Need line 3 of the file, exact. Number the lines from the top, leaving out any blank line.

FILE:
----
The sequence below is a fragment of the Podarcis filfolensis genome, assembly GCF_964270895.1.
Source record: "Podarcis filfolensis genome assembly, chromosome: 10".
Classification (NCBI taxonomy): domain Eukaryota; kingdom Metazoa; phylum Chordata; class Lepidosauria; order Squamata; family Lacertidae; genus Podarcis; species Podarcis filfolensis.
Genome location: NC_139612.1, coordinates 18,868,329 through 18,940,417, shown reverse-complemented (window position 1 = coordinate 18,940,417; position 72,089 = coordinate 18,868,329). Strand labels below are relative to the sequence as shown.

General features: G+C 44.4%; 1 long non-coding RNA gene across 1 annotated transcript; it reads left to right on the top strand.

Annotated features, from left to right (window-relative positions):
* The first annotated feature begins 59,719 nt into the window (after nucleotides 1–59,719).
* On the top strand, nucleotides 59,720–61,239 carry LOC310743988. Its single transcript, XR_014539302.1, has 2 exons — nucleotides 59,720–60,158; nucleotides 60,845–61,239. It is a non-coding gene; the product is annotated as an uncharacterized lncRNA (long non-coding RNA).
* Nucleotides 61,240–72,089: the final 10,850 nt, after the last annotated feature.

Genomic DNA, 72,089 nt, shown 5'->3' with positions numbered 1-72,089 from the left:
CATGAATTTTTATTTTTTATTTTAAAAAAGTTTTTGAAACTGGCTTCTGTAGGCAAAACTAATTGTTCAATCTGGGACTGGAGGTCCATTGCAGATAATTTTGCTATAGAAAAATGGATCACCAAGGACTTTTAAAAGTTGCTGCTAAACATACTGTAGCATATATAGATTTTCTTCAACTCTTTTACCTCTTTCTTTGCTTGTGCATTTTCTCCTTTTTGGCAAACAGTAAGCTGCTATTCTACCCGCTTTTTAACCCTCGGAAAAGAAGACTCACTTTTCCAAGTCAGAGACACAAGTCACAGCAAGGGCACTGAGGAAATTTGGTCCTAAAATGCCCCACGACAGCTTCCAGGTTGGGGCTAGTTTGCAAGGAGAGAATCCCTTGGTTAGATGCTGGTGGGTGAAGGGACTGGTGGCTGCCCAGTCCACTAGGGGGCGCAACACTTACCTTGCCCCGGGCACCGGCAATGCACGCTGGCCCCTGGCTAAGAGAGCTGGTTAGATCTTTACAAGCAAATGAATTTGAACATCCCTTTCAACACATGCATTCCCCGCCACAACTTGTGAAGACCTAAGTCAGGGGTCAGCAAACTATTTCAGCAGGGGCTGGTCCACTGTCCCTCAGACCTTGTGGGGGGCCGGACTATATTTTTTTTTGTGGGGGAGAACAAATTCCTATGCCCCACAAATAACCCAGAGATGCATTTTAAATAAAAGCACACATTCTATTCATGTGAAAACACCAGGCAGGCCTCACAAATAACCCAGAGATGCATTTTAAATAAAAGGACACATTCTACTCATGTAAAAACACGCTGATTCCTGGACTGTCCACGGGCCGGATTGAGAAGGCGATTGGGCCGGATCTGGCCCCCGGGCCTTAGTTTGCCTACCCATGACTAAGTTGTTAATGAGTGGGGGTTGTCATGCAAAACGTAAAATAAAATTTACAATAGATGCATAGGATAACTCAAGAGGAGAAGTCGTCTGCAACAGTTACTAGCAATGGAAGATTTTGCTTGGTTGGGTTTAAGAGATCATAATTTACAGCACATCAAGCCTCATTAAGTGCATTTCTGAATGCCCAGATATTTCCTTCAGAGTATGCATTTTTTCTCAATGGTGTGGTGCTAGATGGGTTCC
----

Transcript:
Classification (NCBI taxonomy): domain Eukaryota; kingdom Metazoa; phylum Chordata; class Lepidosauria; order Squamata; family Lacertidae; genus Podarcis; species Podarcis filfolensis.